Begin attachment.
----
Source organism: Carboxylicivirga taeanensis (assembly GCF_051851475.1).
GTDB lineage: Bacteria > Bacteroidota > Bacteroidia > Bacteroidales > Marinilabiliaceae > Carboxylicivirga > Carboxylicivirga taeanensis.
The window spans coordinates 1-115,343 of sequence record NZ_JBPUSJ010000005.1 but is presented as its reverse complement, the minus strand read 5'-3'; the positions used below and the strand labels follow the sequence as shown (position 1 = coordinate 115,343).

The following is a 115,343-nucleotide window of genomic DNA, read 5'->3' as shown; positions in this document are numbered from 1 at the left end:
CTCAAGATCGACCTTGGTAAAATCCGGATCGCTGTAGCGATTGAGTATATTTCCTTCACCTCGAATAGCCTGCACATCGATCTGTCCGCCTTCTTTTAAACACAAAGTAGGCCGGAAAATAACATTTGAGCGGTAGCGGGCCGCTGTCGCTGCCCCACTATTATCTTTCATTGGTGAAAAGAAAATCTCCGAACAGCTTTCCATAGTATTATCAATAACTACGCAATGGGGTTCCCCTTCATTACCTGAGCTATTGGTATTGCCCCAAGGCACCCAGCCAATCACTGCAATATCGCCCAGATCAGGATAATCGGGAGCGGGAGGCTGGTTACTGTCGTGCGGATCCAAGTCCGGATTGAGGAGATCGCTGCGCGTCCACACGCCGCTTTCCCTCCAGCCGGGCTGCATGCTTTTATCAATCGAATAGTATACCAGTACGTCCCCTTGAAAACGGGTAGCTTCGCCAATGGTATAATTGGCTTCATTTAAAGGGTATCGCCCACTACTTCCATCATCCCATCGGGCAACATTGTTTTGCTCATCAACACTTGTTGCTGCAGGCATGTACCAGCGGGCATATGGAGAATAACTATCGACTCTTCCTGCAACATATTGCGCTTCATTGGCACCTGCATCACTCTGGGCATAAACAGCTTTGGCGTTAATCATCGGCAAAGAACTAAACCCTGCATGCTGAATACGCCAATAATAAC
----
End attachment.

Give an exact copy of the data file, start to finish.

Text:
Source organism: Carboxylicivirga taeanensis (assembly GCF_051851475.1).
GTDB lineage: Bacteria > Bacteroidota > Bacteroidia > Bacteroidales > Marinilabiliaceae > Carboxylicivirga > Carboxylicivirga taeanensis.
The window spans coordinates 1-115,343 of sequence record NZ_JBPUSJ010000005.1 but is presented as its reverse complement, the minus strand read 5'-3'; the positions used below and the strand labels follow the sequence as shown (position 1 = coordinate 115,343).

The following is a 115,343-nucleotide window of genomic DNA, read 5'->3' as shown; positions in this document are numbered from 1 at the left end:
CTCAAGATCGACCTTGGTAAAATCCGGATCGCTGTAGCGATTGAGTATATTTCCTTCACCTCGAATAGCCTGCACATCGATCTGTCCGCCTTCTTTTAAACACAAAGTAGGCCGGAAAATAACATTTGAGCGGTAGCGGGCCGCTGTCGCTGCCCCACTATTATCTTTCATTGGTGAAAAGAAAATCTCCGAACAGCTTTCCATAGTATTATCAATAACTACGCAATGGGGTTCCCCTTCATTACCTGAGCTATTGGTATTGCCCCAAGGCACCCAGCCAATCACTGCAATATCGCCCAGATCAGGATAATCGGGAGCGGGAGGCTGGTTACTGTCGTGCGGATCCAAGTCCGGATTGAGGAGATCGCTGCGCGTCCACACGCCGCTTTCCCTCCAGCCGGGCTGCATGCTTTTATCAATCGAATAGTATACCAGTACGTCCCCTTGAAAACGGGTAGCTTCGCCAATGGTATAATTGGCTTCATTTAAAGGGTATCGCCCACTACTTCCATCATCCCATCGGGCAACATTGTTTTGCTCATCAACACTTGTTGCTGCAGGCATGTACCAGCGGGCATATGGAGAATAACTATCGACTCTTCCTGCAACATATTGCGCTTCATTGGCACCTGCATCACTCTGGGCATAAACAGCTTTGGCGTTAATCATCGGCAAAGAACTAAACCCTGCATGCTGAATACGCCAATAATAAC